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Post Options Post Options   Thanks (0) Thanks(0)   Quote carbon20 Quote  Post ReplyReply Direct Link To This Post Posted: May 06 2018 at 2:34am
all i know is the American People deserve better than this,






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Post Options Post Options   Thanks (0) Thanks(0)   Quote Technophobe Quote  Post ReplyReply Direct Link To This Post Posted: May 06 2018 at 4:02am
Hear Hear!
Absence of proof is not proof of absence.
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Post Options Post Options   Thanks (0) Thanks(0)   Quote arirish Quote  Post ReplyReply Direct Link To This Post Posted: May 06 2018 at 11:58pm
carbon20 said - all i know is the American People deserve better than this,
The world deserves better! The Germans and Europe deserved better than Hitler! The U.S. and the world need to resist! I was glad to see Our Allies in France and England condemn his latest remarks! Please encourage your politicians to stand up to this clown! If the Allies had stood up to Germany in the Sudetenland and Austria history may have been very different! We need your help! We need your voices to champion democracy! The more pressure placed on this Administration the better! HELP! Please HELP!   
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Post Options Post Options   Thanks (0) Thanks(0)   Quote Technophobe Quote  Post ReplyReply Direct Link To This Post Posted: May 07 2018 at 12:37am
I sympathise and empathise but don't think we can be of much help.  I wish we could!

When those of us outside the USA make comments or do any lobying regarding the Chump, we are never seen by those who voted for him as doing so for "the right reasons".  We are usually seen as having ulterior motives or interfering, sometimes even Anti-American.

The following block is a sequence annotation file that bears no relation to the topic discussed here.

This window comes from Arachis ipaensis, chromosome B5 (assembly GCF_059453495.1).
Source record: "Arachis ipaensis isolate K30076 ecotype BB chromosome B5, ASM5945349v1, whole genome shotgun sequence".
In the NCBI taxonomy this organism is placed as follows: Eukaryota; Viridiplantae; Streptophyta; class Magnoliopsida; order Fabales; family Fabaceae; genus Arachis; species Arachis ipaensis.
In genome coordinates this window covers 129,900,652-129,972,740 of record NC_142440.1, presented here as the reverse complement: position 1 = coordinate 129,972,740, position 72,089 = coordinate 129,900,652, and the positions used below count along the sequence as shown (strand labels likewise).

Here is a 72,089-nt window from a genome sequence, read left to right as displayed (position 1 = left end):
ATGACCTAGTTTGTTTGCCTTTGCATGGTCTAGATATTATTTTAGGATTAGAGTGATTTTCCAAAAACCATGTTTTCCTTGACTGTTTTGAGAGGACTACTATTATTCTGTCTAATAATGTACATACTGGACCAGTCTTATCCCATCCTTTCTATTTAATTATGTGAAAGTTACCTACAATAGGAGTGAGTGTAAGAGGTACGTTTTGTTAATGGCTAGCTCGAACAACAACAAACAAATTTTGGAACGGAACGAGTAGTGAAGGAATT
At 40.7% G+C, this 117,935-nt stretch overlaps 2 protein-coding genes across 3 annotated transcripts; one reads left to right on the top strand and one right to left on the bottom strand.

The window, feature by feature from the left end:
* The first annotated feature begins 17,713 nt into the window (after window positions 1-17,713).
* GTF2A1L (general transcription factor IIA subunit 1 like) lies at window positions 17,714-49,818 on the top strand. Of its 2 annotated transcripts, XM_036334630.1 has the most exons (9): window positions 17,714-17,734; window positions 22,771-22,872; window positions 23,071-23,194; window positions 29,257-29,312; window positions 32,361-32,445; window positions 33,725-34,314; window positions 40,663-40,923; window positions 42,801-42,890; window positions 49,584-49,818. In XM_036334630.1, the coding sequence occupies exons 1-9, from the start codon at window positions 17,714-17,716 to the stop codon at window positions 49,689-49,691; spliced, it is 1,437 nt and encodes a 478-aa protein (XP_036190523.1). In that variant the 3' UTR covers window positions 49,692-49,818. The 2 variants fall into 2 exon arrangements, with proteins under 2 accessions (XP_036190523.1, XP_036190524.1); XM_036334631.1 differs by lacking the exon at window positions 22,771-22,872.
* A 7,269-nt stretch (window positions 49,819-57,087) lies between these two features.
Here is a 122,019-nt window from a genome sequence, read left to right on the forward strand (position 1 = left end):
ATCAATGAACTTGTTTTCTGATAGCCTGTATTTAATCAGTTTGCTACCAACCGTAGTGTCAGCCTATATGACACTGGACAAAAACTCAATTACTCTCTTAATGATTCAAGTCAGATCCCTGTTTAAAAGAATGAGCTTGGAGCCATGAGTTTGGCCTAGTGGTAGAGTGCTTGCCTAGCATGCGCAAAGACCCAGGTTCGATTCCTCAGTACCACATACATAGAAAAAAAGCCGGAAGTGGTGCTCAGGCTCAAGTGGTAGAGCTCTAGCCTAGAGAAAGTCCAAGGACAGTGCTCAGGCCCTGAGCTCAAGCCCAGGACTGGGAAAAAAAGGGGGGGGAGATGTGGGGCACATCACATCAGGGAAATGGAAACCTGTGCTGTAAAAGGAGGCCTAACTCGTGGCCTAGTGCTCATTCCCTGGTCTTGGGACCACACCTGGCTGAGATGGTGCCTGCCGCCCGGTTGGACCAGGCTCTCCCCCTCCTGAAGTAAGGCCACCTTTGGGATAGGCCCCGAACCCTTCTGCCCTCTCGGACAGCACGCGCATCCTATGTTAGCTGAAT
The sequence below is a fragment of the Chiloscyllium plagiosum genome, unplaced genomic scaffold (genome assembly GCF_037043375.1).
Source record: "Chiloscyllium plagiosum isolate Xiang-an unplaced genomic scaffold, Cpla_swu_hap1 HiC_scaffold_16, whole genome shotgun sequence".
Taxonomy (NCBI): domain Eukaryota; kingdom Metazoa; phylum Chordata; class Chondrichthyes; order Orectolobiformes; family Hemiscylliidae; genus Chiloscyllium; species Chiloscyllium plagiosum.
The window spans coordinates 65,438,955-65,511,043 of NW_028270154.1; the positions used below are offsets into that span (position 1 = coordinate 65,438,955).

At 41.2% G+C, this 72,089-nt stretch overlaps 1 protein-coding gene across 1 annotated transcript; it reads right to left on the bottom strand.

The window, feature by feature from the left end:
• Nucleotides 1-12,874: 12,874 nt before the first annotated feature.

I see what you see (I think) and believe this apparent idiot to be profoundly dangerous.  I see him doing the things that Hitler did in the early 30s to consolidate his power, before launching the horrors of the war.  Although there is no evidence that he will invade Poland, or open death camps, or do anything at all nefarious with such power,  the very desire for it is dangerous; as is his attempted control of the media.

What I don't see is a way to enlighten anyone.  Those who did not vote for Trump have seen the writing on the wall (mostly) and a few Trump voters have woken up, but the vast majority refuse to remove their blinkers and I can scream forever, as can the whole choir of watchers, without being heard.  If we do manage to get their attention, we are perceived as anything from  Commie Campaigners to Deluded Democrat Dunses.  That opinion seems to cover all foreign pundits, however erudite or intelligent.  It seems hopeless.

Despite feeling like Cassandra, I will continue to point out the falsehoods, inconsistencies and historic parallels.  'And you have my appologies for being so bloody useless.  You really do deserve better.
Absence of proof is not proof of absence.
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Post Options Post Options   Thanks (0) Thanks(0)   Quote carbon20 Quote  Post ReplyReply Direct Link To This Post Posted: May 07 2018 at 5:33am
I too dislike pointing out what some may dislike, 

BUT,
,i once told a friend he had bad breath,

hard  to do as others who said they where is friend would rather people  talk behind his back,

Rather  than tell him so he could fix it... .. .

What friend would you rather have.......

He thanked me, and fixed his problem......
12 Monkeys...............